Yes, technically it will make your site run slower by a few milliseconds. If you need to ask this question I speculate you don't get hundreds of page views per minute, so its not something you need to bother about.

Even if it was there are a couple of pretty simple ways around the problem.
- set up your master site with the includes. Use some spidering software to copy your website. It'll copy the generated pages after the including has been done. Upload the copied site.
- use output buffering and cache the result. On each page view check to see if your cache is still valid and if it is send the cached page, if not regenerate the cache from the original files. For three or four includes its doubtful that caching will provide any advantage over doing the includes each time.

d41
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Alright! Thanks! I'm

Alright! Thanks! :thumbsup:

I'm probably going to have less than 5 visitors per day on my site, so I guess it won't be a problem.

Can someone answer my gradient question, though? It looks just fine in my image editing program, but once I put it on the site it looks sorta like horizontal bars across the screen. I've seen sites with gradient backgrounds and they look fine....

Anyway, thanks for all your help - This topic is pretty much solved :rolleyes:

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Information might be a bit

Information might be a bit vague to help you on the image question, but you definitely dont want to be saving as a gif

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d41
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Uhhh... No, I said that I

Uhhh... No, I said that I tried saving it as a png and jpg and it looked like a gif.

Anyway, I tried to provide as much information as I could about the gradient. Tell me what else you would like to know and I will tell you.


- set up your master site with the includes. Use some spidering software to copy your website. It'll copy the generated pages after the including has been done. Upload the copied site.

That wouldn't work (I think) because I'm making my site in PHP, and I think it would just copy what was outputted by the PHP.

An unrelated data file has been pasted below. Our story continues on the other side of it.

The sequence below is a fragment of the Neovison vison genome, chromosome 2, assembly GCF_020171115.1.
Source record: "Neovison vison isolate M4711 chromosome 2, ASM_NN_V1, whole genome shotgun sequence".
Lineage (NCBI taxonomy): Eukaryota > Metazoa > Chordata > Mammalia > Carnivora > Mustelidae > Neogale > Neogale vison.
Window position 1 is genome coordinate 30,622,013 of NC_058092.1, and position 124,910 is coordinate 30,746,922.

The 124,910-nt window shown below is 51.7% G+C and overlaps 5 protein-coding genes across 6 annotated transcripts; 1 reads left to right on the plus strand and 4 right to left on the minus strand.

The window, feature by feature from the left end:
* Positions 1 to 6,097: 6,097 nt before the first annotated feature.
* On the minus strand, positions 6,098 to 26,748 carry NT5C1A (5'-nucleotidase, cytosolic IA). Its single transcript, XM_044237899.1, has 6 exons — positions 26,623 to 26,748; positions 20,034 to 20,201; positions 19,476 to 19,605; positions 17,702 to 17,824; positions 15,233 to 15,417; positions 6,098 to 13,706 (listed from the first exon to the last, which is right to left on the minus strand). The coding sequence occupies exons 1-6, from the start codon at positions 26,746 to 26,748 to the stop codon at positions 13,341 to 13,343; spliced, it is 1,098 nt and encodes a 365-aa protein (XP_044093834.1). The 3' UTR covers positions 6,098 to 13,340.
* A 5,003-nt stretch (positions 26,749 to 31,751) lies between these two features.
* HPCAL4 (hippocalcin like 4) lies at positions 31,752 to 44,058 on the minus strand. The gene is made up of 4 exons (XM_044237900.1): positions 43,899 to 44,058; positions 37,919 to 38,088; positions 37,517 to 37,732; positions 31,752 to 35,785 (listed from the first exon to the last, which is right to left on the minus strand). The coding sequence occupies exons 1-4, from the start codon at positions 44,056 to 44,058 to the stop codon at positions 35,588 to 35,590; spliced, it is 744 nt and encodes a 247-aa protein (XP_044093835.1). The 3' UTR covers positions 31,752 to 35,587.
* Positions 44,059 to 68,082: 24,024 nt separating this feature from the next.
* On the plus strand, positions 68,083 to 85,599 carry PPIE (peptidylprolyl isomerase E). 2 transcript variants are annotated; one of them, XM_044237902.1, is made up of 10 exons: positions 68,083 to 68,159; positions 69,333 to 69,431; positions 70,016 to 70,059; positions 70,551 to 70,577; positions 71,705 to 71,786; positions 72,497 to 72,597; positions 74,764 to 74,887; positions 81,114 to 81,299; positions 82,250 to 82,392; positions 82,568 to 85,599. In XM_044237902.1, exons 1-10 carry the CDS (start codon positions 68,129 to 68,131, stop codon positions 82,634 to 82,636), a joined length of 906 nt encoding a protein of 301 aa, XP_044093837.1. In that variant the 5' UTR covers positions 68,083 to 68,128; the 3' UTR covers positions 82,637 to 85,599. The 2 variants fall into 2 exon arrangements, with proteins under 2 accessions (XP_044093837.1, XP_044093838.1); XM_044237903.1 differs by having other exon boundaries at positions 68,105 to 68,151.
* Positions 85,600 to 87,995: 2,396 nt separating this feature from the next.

Thanks

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d41 wrote: - set up your

d41 wrote:

- set up your master site with the includes. Use some spidering software to copy your website. It'll copy the generated pages after the including has been done. Upload the copied site.

That wouldn't work (I think) because I'm making my site in PHP, and I think it would just copy what was outputted by the PHP.

Yup - that's exactly right and exactly what you want to have happen - so it will work exactly as I said!

About the gradient, gif will work. The problem comes about if your image editing program isn't creating the gradient with enough steps or when you come to save it with a palette based image, there are insufficient colours in the palette. E.g. photoshop will sometimes save a gradient with 64 colours, which will look banded whereas if it saved 256 colours it would look smooth.

d41
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That's not what I want to

That's not what I want to happen. What about my other PHP code? Like my guestbook?
Anyway, I'm just going to leave it with the includes in the code, so it doesn't really matter.

And also, I didn't save the gradient as a gif. I tried both png and jpg... What I was saying, is that it came out looking like a gif, because it had a bunch of horizontal bars.

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No, you don't want to do it

No, you don't want to do it for your guest book - only for static pages.

You say it looks like a gif. I make most of my gradients gif and they end up smooth. The problems isn't the image format but the number of colours used. Your graphics package, for whatever reason isn't using enough colours.

Fwiw, a PNG can be true colour or palletised. If your gradient does require more than 256 colours to appear smooth, you need to ensure you are using a true colour PNG (24 bit or 32 bit). However, the fact that JPGs seem to be banded as well points squarely at your graphics package (or the settings you are using).

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quote=Chris]I make most of

Chris wrote:
I make most of my gradients gif and then end up smooth.